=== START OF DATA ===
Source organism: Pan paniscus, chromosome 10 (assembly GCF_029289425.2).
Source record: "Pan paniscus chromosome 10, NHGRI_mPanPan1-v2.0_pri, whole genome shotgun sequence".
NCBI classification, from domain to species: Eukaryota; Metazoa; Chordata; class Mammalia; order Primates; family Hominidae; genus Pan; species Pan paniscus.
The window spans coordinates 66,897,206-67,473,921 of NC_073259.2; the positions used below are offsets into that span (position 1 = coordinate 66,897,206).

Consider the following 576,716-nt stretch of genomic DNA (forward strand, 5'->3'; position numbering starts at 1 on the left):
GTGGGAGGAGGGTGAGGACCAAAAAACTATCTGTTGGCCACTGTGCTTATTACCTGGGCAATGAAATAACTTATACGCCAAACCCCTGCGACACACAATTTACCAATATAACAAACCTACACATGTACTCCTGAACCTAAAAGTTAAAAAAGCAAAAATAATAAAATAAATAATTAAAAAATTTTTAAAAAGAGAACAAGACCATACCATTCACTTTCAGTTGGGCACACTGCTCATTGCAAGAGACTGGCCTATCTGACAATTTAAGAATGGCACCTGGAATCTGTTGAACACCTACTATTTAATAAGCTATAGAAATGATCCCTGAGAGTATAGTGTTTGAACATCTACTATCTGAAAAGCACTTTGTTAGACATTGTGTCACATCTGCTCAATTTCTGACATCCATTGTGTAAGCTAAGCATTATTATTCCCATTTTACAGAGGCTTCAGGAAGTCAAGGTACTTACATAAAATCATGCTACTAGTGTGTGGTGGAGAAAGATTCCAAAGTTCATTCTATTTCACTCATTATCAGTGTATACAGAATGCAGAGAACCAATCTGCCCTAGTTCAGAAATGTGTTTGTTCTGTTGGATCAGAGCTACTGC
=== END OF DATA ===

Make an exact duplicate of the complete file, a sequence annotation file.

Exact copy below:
Source organism: Pan paniscus, chromosome 10 (assembly GCF_029289425.2).
Source record: "Pan paniscus chromosome 10, NHGRI_mPanPan1-v2.0_pri, whole genome shotgun sequence".
NCBI classification, from domain to species: Eukaryota; Metazoa; Chordata; class Mammalia; order Primates; family Hominidae; genus Pan; species Pan paniscus.
The window spans coordinates 66,897,206-67,473,921 of NC_073259.2; the positions used below are offsets into that span (position 1 = coordinate 66,897,206).

Consider the following 576,716-nt stretch of genomic DNA (forward strand, 5'->3'; position numbering starts at 1 on the left):
GTGGGAGGAGGGTGAGGACCAAAAAACTATCTGTTGGCCACTGTGCTTATTACCTGGGCAATGAAATAACTTATACGCCAAACCCCTGCGACACACAATTTACCAATATAACAAACCTACACATGTACTCCTGAACCTAAAAGTTAAAAAAGCAAAAATAATAAAATAAATAATTAAAAAATTTTTAAAAAGAGAACAAGACCATACCATTCACTTTCAGTTGGGCACACTGCTCATTGCAAGAGACTGGCCTATCTGACAATTTAAGAATGGCACCTGGAATCTGTTGAACACCTACTATTTAATAAGCTATAGAAATGATCCCTGAGAGTATAGTGTTTGAACATCTACTATCTGAAAAGCACTTTGTTAGACATTGTGTCACATCTGCTCAATTTCTGACATCCATTGTGTAAGCTAAGCATTATTATTCCCATTTTACAGAGGCTTCAGGAAGTCAAGGTACTTACATAAAATCATGCTACTAGTGTGTGGTGGAGAAAGATTCCAAAGTTCATTCTATTTCACTCATTATCAGTGTATACAGAATGCAGAGAACCAATCTGCCCTAGTTCAGAAATGTGTTTGTTCTGTTGGATCAGAGCTACTGC